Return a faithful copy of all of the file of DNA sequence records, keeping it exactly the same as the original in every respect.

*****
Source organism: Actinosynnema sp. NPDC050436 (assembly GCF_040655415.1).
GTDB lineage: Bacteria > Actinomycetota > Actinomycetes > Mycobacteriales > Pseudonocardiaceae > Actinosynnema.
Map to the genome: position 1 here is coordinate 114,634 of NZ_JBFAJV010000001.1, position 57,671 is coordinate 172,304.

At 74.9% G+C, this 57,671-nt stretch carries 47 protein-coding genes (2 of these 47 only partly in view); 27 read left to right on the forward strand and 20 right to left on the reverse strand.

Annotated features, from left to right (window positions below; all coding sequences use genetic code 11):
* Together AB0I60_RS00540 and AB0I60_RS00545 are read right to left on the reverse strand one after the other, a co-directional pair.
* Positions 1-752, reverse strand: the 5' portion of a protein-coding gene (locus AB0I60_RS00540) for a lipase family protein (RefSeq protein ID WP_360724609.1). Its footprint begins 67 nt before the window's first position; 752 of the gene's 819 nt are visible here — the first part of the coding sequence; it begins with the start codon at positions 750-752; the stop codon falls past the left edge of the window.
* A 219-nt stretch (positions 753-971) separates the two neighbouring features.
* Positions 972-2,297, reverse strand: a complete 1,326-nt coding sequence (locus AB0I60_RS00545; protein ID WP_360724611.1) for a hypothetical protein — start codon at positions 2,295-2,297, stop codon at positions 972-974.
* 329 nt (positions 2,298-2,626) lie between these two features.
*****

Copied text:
Source organism: Actinosynnema sp. NPDC050436 (assembly GCF_040655415.1).
GTDB lineage: Bacteria > Actinomycetota > Actinomycetes > Mycobacteriales > Pseudonocardiaceae > Actinosynnema.
Map to the genome: position 1 here is coordinate 114,634 of NZ_JBFAJV010000001.1, position 57,671 is coordinate 172,304.

At 74.9% G+C, this 57,671-nt stretch carries 47 protein-coding genes (2 of these 47 only partly in view); 27 read left to right on the forward strand and 20 right to left on the reverse strand.

Annotated features, from left to right (window positions below; all coding sequences use genetic code 11):
* Together AB0I60_RS00540 and AB0I60_RS00545 are read right to left on the reverse strand one after the other, a co-directional pair.
* Positions 1-752, reverse strand: the 5' portion of a protein-coding gene (locus AB0I60_RS00540) for a lipase family protein (RefSeq protein ID WP_360724609.1). Its footprint begins 67 nt before the window's first position; 752 of the gene's 819 nt are visible here — the first part of the coding sequence; it begins with the start codon at positions 750-752; the stop codon falls past the left edge of the window.
* A 219-nt stretch (positions 753-971) separates the two neighbouring features.
* Positions 972-2,297, reverse strand: a complete 1,326-nt coding sequence (locus AB0I60_RS00545; protein ID WP_360724611.1) for a hypothetical protein — start codon at positions 2,295-2,297, stop codon at positions 972-974.
* 329 nt (positions 2,298-2,626) lie between these two features.